Feds, automakers launch pioneering connected-car safety study
Ray LaHood: “Cars talking to cars is the future of motor safety, it opens the possibility of not just reducing the number of crashes, but preventing them all together."
ANN ARBOR, Mich. -- The U.S. Department of Transportation today launched its first large-scale real-world study on the use of vehicle connectivity to enhance safety -- an effort that officials compared to the early development of seat belts or airbags.
Nearly 3,000 cars, trucks and buses have been outfitted with sensors that will enable the vehicles to communicate with one another and collect data that researchers will be able to use to determine whether the devices help drivers avoid crashes.
In a ceremony on the University of Michigan campus here, U.S. Transportation Secretary Ray LaHood, who was joined by National Highway Traffic Safety Administration chief David Strickland and Michigan Gov. Rick Snyder, said the "smart" cars could one day prevent up to 80 percent of crashes involving nonimpaired drivers.
"Cars talking to cars is the future of motor safety. It opens the possibility of not just reducing the number of crashes, but preventing them altogether," LaHood said, speaking in the safety pilot's preparation garage.
LaHood said that at the end of the yearlong study, NHTSA would review the data from the pilot program and determine whether to implement federal regulations.
"There's no decision on a rule. We don't even know if there's going to be a rule," he said. "We're going to work with our friends in the industry. We're going to work with the researchers. We're going to look at the data and then we're going to decide how to proceed."
The University of Michigan Transportation Research Institute will conduct the $25 million federally funded study, and eight automakers -- General Motors, Ford Motor Co., Toyota Motor Corp., Honda Motor Co., Volkswagen AG, Daimler AG, Hyundai Motor Co. and Nissan Motor Co. -- are each contributing eight vehicles that will be equipped with transmitters and receivers to communicate with other vehicles and warning systems that will alert drivers if a crash is imminent.
A few hundred other vehicles will be equipped with transmitters and receivers that will enable them to communicate with one another, but won't notify drivers. Even more vehicles will have units that will send data to researchers regarding the speed and location of the vehicles as they interact with other equipped vehicles.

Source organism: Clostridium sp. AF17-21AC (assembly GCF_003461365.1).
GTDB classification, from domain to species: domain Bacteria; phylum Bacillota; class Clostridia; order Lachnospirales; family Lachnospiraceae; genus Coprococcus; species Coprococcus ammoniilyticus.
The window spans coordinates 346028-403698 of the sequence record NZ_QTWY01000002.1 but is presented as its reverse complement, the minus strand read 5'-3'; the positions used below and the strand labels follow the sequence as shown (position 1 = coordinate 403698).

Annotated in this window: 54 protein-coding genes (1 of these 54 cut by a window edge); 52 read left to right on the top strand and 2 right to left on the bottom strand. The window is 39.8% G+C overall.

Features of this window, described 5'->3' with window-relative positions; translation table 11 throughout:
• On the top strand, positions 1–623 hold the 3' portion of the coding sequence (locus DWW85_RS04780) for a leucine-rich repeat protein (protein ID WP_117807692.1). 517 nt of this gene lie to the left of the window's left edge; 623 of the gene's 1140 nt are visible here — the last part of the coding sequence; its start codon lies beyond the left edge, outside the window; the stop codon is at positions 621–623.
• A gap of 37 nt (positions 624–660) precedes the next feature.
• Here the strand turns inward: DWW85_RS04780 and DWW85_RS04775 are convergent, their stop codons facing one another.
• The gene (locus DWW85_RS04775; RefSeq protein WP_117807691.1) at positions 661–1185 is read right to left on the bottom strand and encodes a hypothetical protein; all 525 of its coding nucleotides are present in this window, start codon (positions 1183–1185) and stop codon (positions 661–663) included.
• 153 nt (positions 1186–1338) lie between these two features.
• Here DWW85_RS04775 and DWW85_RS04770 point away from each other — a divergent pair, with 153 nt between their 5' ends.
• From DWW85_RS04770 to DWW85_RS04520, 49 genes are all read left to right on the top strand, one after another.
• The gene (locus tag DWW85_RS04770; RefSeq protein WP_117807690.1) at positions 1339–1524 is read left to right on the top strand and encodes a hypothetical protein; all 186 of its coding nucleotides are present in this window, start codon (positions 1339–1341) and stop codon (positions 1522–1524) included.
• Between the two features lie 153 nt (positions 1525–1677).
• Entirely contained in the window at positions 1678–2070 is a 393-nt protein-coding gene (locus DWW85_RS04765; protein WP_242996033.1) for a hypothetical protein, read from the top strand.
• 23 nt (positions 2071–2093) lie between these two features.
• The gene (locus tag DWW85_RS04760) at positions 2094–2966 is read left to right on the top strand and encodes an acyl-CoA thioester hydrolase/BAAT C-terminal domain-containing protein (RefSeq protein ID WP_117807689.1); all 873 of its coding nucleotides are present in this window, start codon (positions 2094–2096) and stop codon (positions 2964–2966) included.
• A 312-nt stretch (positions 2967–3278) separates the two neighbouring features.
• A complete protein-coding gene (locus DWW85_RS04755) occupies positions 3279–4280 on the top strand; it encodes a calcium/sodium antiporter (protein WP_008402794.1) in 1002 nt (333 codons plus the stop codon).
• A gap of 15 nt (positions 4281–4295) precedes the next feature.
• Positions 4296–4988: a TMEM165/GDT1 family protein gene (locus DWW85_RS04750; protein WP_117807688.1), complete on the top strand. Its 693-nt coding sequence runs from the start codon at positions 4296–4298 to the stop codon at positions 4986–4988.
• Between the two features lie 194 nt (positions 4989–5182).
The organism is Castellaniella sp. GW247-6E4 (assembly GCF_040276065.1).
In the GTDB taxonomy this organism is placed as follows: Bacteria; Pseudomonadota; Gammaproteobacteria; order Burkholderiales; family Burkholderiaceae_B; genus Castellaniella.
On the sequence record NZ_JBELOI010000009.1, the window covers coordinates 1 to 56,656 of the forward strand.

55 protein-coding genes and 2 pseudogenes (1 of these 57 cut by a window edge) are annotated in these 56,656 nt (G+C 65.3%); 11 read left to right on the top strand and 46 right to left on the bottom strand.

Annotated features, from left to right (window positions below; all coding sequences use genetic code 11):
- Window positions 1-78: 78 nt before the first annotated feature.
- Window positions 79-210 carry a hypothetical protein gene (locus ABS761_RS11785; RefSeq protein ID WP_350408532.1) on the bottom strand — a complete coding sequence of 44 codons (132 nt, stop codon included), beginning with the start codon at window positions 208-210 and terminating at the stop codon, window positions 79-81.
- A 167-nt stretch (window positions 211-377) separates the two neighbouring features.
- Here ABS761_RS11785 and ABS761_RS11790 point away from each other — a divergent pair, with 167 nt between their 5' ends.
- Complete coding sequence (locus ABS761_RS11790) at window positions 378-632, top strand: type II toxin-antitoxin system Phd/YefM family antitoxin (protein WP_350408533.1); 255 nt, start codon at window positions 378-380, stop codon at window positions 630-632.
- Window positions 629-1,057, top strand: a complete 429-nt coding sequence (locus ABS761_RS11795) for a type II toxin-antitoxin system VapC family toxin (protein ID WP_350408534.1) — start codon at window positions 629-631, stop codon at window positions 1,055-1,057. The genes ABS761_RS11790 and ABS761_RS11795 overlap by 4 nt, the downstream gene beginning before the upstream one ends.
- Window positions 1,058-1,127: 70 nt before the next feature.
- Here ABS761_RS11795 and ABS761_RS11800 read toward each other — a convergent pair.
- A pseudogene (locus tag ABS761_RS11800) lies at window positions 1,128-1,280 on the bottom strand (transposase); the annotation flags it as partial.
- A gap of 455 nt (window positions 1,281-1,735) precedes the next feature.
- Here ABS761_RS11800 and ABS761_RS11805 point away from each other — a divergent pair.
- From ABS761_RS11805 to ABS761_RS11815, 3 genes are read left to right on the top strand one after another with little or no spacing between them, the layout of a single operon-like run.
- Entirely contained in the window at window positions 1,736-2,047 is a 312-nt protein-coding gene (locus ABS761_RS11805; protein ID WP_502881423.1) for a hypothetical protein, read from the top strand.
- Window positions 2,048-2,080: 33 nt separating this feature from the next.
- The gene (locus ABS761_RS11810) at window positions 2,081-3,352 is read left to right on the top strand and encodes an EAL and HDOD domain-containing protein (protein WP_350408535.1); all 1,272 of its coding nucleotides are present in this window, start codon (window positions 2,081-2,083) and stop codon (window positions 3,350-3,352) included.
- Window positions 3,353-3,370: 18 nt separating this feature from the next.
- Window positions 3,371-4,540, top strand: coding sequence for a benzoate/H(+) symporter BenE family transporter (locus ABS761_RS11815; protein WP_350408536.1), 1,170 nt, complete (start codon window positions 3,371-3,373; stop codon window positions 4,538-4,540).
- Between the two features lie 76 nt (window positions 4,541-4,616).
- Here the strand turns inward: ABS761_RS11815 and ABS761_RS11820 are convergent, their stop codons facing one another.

Denso Corp. of Japan and Savari Inc. of Santa Clara, Calif., are the primary suppliers of the systems.
The devices in the study will be used for a handful of safety applications. They will be able to send an alert when:
A driver fails to brake quickly enough when a vehicle is stopping in front of him or her
A driver tries to change lanes with a vehicle in his or her blind spot
A vehicle ahead of the driver comes to a sudden stop
It is unsafe to enter an intersection
Many vehicles on the road today have radar-based technology that can perform some of these functions, but the safety pilot is using a Wi-Fi-like system, called dedicated short-range communications, that will allow the vehicles to communicate with one another. So, for instance, an equipped car will be able to alert the driver when a car two or three vehicles ahead makes a sudden stop.
Transmitters and receivers that will communicate with the vehicles and can potentially alert drivers about road and traffic conditions will also be outfitted on 73 miles of roadway throughout Ann Arbor.
Speaking after the event, Mike Shulman, technical leader of Ford Research and Advanced Engineering, called the Wi-Fi-like system "the next big opportunity in safety."
Though production costs aren't yet known, Shulman said the technology is relatively affordable, comparing it to Wi-Fi systems in laptops, cell phones or other mobile devices. And while NHTSA said it will begin to consider rule-making for the technology at the end of the study next year, Shulman said the earliest the systems could be implemented would be within six to eight years.
"It's a little bit a way," he said, "but not incredibly far."
You can reach Joseph Lichterman at firstname.lastname@example.org.